*11: A Japanese animation series (1975 – 1994). It tells about 1,500 old tales from every region of Japan.
HN: Did you hear from Mr. Morimi about the impression he had of this film?
Hiroyasu Ishida: He told me, “You showed me everything what I myself as a child wanted to see through the film.” At the same time, he also said that if he actually watched this film in his childhood, his subsequent life might be different. (laughs)
In terms of the toy vessel Aoyama used for searching “The Sea” that appears at the end of the film, he gave me his comment: “I’m okay with the animated version of Penguin Highway having that ending scene.” I was drawing the storyboards with the pure intention of cheering up Aoyama as much as possible, so it was natural for me to think of adding that shot in the ending scene, and I storyboarded them. So, I was relieved to hear that the scene was okay for Mr. Morimi.
Differences between Directing Short Films and Feature Films
HN: This is your first feature length animated film. In regard to telling a story by animation, what differences do you feel are between short films and feature films?
Hiroyasu Ishida: What I realized after quite a while from the day of its theatrical release in Japan was that what the majority of audience wants to enjoy the most, when they watch an animated feature film, is its story.
Regarding the movement of the animation and the quality of the drawings in this film, there was room for improvement because it was my first time directing a feature length film, and I couldn’t manage them perfectly. But I felt that the ratio of the audience for this film who’ve noticed those kinds of shots in the film and mentioned that “this part of the film is poorly done” was very little. As a whole, I had an impression that there were a much greater portion of the audience who expressed their emotions, like “It was fun or sad or funny”, that they got from their overall impression of the film, including the story, drawings, movement of the characters and music.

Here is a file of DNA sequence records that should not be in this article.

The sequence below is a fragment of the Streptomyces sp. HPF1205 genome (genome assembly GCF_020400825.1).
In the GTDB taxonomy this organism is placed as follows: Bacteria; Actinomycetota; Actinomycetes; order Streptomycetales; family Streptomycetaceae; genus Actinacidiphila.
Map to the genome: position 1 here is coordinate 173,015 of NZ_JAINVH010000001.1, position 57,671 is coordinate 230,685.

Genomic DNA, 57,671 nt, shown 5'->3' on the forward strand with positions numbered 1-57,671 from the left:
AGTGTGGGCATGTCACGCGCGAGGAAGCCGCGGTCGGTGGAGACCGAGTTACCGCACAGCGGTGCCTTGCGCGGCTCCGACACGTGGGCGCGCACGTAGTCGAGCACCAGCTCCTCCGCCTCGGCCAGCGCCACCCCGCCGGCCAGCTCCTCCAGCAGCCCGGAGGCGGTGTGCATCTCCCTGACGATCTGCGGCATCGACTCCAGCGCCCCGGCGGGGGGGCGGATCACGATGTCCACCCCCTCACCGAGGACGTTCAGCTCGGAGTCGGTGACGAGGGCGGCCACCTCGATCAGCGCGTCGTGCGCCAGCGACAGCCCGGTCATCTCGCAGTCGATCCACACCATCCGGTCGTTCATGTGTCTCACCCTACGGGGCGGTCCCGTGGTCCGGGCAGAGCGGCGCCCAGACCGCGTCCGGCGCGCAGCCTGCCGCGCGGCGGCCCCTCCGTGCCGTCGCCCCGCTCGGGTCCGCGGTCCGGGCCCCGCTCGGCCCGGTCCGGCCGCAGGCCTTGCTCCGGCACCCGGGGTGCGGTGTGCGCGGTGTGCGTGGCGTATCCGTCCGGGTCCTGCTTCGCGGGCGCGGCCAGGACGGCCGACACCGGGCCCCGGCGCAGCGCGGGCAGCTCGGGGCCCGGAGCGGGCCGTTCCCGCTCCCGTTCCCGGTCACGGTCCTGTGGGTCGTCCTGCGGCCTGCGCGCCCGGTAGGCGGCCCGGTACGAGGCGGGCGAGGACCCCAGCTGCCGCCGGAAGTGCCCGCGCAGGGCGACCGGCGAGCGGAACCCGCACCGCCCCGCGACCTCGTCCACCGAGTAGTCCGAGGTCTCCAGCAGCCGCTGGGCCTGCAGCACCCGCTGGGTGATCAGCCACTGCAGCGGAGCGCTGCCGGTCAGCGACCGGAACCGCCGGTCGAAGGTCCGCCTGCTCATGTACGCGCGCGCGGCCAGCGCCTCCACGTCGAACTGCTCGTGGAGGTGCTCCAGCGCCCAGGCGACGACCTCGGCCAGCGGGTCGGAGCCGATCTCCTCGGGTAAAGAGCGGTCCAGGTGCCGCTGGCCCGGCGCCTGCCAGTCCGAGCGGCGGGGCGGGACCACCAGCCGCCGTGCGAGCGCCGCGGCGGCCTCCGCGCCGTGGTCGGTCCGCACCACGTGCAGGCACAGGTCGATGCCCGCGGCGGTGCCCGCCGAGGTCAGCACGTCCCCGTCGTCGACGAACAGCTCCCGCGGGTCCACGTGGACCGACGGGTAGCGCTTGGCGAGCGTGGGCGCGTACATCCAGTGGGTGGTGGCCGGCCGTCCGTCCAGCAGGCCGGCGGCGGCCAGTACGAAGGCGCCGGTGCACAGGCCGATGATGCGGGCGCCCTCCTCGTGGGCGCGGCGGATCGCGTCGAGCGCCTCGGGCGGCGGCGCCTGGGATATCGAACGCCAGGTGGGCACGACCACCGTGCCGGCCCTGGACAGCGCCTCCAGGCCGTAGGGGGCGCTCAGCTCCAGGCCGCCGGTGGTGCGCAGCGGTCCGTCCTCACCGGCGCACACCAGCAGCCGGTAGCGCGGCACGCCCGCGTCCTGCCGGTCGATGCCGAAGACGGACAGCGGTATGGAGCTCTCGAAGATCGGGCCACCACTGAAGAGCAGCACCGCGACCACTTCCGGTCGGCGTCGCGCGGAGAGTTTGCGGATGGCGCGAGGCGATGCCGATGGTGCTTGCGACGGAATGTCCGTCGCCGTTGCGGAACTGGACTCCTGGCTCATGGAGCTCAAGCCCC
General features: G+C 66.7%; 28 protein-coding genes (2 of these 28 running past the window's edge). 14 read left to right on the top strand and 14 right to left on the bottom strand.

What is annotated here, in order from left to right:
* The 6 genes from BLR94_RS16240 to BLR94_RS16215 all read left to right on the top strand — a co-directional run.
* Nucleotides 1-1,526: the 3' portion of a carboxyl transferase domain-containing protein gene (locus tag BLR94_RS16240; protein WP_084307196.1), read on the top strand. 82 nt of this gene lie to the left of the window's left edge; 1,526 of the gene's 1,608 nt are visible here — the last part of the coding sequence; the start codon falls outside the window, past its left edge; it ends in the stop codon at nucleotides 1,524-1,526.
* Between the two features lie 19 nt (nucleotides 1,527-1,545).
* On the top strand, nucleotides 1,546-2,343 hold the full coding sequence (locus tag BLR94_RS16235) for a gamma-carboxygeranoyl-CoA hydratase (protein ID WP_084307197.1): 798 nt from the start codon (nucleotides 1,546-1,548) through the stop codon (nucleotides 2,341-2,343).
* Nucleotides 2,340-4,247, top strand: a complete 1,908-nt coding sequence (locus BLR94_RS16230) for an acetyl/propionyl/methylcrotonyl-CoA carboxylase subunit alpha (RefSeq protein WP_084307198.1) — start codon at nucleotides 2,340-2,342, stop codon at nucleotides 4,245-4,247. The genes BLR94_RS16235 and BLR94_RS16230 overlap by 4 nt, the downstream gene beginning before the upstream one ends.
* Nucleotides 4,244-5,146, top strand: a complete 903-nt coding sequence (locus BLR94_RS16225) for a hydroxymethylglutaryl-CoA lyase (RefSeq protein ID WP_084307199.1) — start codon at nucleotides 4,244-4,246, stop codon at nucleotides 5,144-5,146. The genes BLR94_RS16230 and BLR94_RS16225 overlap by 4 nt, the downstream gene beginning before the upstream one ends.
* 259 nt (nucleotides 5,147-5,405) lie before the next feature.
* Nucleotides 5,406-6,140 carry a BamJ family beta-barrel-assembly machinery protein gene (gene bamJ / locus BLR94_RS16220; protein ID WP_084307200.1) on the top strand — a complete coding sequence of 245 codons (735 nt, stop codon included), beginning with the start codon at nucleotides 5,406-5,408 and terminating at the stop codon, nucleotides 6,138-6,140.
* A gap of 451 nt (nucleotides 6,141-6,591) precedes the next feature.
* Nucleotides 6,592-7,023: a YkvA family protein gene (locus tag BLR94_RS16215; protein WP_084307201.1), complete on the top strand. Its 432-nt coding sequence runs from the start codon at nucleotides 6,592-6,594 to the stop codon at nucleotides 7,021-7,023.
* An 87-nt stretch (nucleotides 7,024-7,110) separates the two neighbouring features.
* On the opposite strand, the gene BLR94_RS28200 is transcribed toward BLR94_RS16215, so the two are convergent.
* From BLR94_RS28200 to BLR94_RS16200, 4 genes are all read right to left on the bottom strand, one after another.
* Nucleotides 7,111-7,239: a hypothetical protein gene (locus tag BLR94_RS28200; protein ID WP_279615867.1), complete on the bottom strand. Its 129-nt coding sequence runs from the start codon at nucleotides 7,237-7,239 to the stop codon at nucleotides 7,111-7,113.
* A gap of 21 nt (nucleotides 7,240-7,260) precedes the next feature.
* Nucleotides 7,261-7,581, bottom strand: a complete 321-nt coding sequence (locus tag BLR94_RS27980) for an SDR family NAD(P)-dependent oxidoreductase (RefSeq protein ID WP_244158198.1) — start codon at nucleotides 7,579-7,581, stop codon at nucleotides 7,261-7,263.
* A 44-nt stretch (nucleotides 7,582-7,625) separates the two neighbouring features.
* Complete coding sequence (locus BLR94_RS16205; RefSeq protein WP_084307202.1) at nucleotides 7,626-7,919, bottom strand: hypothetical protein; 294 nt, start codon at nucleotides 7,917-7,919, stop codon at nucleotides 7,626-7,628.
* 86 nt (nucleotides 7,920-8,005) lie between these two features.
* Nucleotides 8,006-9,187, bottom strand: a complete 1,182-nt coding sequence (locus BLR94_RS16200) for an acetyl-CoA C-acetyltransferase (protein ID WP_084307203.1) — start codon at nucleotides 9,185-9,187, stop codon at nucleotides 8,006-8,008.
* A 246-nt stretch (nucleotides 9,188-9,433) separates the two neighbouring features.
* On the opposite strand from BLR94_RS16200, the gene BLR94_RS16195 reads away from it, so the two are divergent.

Come to think of it, it is obvious that much of the audience for short films tends to watch each film in their own preferred way, unique to them. They check the visual expressions of short films in detail. Of course, the narrative of each short film is also an indispensable checkpoint for them, I understand that.
Anyway, that is the difference I felt between a feature length film and a short film, after I made this film.
HN: You mean that there is a tendency of much of the audience for short films paying more attention to the quality of drawings or visual expressions than the audiences of feature films, and you, as a director, tend to focus more on visual elements when you make a short film, right?
Hiroyasu Ishida: Compared to feature films, I think so. I feel that the differences in the production environment between feature films and short films are affecting the creative stances of each. When I make a short film, I can stick to animating powerful pictures throughout the film with a small creative team. And as its playtime is short, the audience can wholly enjoy the short film’s elaborate visual expressions, which is crammed with information.
However, if I make all shots in a feature film on the same level of elaboration as I do for a short film, the total amount of information the audience receives from the film during its long playtime would become excessive. It ends up making the audience swamped with information from the film.
To start with, I can’t receive enough budget and human resources for a feature film project that would enable me to create each shot on the same level as a short film project. That is to say, when we make a feature film, we should intend to make a film that lets the audience judge by its overall quality, and for that we need to thin out the information in the film by managing the amount of information in each scene well.
To recap, I learned that feature films and short films are not equal on the situations of creators and audiences, and there is a special balance in viewpoint between the creative side and the audience side for feature film production.